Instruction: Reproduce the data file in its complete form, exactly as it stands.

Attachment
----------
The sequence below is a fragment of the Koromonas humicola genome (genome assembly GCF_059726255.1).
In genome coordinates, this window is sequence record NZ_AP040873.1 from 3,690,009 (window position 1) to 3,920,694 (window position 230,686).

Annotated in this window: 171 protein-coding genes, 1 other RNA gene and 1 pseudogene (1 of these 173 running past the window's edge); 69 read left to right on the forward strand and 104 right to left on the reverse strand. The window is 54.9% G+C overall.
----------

The sequence below is a fragment of the Koromonas humicola genome (genome assembly GCF_059726255.1).
In genome coordinates, this window is sequence record NZ_AP040873.1 from 3,690,009 (window position 1) to 3,920,694 (window position 230,686).

Annotated in this window: 171 protein-coding genes, 1 other RNA gene and 1 pseudogene (1 of these 173 running past the window's edge); 69 read left to right on the forward strand and 104 right to left on the reverse strand. The window is 54.9% G+C overall.